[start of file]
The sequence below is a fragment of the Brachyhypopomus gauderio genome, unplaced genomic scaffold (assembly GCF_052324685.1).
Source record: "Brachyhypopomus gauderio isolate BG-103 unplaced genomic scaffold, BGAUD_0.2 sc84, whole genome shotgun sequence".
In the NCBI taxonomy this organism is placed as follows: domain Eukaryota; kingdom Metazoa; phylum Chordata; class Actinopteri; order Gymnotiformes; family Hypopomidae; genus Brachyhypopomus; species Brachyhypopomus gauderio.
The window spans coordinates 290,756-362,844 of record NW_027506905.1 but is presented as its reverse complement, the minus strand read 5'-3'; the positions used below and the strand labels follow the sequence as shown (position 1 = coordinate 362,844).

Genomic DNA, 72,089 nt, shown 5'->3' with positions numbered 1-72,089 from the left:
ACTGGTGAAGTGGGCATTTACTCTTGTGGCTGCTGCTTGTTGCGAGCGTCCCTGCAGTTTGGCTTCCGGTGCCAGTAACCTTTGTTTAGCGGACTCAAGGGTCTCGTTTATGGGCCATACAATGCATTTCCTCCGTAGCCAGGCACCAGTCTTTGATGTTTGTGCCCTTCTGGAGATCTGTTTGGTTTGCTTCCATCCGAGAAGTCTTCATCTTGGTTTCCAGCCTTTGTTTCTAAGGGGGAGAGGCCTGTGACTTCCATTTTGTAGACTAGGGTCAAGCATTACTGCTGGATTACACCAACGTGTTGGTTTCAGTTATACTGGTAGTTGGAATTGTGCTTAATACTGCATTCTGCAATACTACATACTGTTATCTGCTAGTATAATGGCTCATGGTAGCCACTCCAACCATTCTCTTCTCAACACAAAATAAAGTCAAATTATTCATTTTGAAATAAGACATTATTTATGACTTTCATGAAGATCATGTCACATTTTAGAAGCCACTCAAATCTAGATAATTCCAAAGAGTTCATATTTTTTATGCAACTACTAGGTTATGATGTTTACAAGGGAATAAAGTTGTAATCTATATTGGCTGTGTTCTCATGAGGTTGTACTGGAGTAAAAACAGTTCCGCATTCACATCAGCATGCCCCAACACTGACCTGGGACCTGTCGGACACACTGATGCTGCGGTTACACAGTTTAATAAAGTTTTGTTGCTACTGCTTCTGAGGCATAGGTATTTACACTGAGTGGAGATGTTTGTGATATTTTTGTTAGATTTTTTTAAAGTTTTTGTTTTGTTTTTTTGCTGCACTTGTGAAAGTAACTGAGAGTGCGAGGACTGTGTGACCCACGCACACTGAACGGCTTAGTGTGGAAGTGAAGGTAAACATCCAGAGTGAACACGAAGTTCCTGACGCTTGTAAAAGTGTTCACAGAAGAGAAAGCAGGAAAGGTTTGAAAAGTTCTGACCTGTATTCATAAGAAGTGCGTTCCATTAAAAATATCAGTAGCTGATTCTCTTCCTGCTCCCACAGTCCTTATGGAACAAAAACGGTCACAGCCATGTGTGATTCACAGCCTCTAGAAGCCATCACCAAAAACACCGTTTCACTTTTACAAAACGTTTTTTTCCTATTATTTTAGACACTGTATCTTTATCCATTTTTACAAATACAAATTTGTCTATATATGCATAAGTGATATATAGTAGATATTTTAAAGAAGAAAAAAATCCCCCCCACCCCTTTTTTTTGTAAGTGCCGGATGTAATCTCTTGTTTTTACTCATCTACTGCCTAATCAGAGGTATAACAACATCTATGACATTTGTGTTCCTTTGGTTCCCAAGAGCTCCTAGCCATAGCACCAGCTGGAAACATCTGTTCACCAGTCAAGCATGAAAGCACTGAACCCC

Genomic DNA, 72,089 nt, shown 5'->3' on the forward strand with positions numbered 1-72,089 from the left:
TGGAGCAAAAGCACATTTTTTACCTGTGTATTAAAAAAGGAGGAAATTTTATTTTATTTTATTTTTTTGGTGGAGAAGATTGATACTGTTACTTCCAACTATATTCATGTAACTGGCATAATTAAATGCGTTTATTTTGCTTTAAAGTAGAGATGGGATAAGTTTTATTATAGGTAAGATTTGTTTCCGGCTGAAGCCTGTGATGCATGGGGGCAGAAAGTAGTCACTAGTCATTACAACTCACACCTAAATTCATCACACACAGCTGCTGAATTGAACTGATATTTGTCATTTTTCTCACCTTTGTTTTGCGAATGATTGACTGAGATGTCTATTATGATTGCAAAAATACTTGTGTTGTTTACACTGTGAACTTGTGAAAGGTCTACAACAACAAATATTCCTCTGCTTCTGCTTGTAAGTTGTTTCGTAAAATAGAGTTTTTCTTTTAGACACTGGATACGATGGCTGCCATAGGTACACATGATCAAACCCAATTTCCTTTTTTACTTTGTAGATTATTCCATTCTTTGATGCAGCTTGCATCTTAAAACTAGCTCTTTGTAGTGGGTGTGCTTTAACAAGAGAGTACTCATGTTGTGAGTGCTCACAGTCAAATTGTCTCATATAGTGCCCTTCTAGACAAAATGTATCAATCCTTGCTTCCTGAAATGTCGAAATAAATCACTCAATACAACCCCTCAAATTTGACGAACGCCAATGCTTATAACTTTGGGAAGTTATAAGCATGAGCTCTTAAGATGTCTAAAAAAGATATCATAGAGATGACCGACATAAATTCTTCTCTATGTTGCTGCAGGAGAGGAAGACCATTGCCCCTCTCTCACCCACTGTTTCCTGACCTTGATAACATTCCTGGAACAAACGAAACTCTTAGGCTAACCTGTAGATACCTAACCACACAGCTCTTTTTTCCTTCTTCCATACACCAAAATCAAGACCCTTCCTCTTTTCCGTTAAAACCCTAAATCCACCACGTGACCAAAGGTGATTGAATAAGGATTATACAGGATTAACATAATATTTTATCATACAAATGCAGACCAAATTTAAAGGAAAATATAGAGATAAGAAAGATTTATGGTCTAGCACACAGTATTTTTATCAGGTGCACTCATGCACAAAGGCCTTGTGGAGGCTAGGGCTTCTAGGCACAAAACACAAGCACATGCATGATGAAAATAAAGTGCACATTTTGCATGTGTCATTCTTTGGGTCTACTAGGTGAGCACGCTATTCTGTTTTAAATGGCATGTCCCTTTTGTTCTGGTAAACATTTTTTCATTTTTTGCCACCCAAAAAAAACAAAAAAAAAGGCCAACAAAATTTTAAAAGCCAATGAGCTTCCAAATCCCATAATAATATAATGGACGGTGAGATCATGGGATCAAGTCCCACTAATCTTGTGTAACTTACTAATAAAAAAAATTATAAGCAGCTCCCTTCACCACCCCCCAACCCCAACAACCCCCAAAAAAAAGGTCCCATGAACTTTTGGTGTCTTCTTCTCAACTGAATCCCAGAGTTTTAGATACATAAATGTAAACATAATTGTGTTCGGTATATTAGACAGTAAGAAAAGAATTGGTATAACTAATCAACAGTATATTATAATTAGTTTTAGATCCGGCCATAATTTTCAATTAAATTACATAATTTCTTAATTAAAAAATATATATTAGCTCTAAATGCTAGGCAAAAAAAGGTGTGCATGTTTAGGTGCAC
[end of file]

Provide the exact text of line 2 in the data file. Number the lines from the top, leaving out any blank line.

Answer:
Source record: "Brachyhypopomus gauderio isolate BG-103 unplaced genomic scaffold, BGAUD_0.2 sc84, whole genome shotgun sequence".